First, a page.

In this en banc decision, the Delaware Supreme Court affirmed the Court of Chancery’s certification of a class representative in a breach of fiduciary duty action, even though the class representative sold its stock in the corporation prior to the closing of the challenged merger and prior to final class certification. However, the Supreme Court further held that, under the facts and circumstances of the case, the Court of Chancery abused its discretion by not providing a discretionary opt out right from the class, certified as a non-opt out class under Court of Chancery Rules 23(b)(1) and 23(b)(2), to an objecting significant stockholder that had a clearly identified and supportable claim for monetary damages.
The appeal arose out of the certification of a class representative and the approval of a class action settlement, without an opt out right, in a breach of fiduciary duty action related to Quest Diagnostics, Inc.’s (“Quest”) acquisition of Celera Corporation (“Celera”). Quest’s acquisition of Celera was structured as a two-step transaction (the “Transaction”). The first step entailed a tender offer by Quest’s acquisition subsidiary (“Spark”) for stock of Celera and a top up option exercisable by Spark. The second step entailed a reverse triangular short form merger involving Celera and Spark.
Both before and after the announcement of the Transaction, BVF Partners L.P. (“BVF”), a significant Celera stockholder, informed Celera’s board of directors (the “Board”) that BVF disagreed with the adequacy of the Transaction price and asserted that certain of Celera’s passive drug royalties were grossly undervalued. Less than a week after the Transaction was announced, New Orleans Employees’ Retirement System (“NOERS”), also a Celera stockholder, filed a class action complaint in the Court of Chancery alleging breach of fiduciary duties in connection with the Transaction and seeking preliminary injunctive relief. Subsequently, NOERS and the defendants entered into a non-binding memorandum of understanding (the “MOU”), which provided various therapeutic benefits in connection with the Transaction, but neither increased the offer price nor otherwise addressed monetary components of the Transaction. After the parties adopted the MOU, it became known that Celera’s financial advisor erroneously interpreted a study it used to value Celera’s assets, resulting in the under-valuing of Celera’s assets, including Celera’s passive drug royalties. Several days prior to the consummation of the merger and approximately ten months before the Court of Chancery certified the class, NOERS sold its stock in Celera on the public market. By the time the merger closed, BVF was Celera’s largest stockholder.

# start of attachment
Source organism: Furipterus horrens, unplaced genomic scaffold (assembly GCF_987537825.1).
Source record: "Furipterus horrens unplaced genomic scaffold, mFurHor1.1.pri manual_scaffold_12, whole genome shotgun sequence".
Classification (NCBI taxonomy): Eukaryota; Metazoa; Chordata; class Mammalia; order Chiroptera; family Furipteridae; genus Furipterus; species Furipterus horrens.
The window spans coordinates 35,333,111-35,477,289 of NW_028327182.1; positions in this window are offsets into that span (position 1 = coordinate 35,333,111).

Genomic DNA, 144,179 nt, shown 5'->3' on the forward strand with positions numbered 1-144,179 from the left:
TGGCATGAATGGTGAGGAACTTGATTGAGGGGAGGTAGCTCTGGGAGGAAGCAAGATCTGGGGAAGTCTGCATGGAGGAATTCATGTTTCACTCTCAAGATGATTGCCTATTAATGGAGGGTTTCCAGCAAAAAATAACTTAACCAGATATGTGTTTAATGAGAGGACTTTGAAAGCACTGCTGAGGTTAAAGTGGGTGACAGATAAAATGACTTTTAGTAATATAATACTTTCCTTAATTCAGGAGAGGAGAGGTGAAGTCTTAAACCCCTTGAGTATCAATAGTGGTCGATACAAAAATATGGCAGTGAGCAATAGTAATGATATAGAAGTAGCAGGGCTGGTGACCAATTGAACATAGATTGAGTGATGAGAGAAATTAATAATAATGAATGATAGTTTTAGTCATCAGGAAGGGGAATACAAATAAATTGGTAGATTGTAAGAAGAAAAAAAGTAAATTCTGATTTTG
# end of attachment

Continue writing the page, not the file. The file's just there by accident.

Approximately four months after the merger closed, NOERS and the defendants entered into a proposed settlement agreement (the “Settlement Agreement”). The Settlement Agreement named NOERS as the class representative and broadly defined the class to include persons who no longer owned Celera stock on the merger date. Further, the Settlement Agreement was expressly conditioned on the class being certified with no opt out rights. BVF objected to the proposed settlement.
The Court of Chancery chastised NOERS for selling its Celera stock before the consummation of the merger and noted that such conduct called into question NOERS’s suitability to serve as class representative. Despite NOERS’s conduct, the Court of Chancery found that NOERS (barely) satisfied the requirements for an appropriate class representative. Thus, over BVF’s objection, the Court of Chancery certified NOERS as class representative and certified the class as a non-opt out class under Rules 23(b)(1) and 23(b)(2).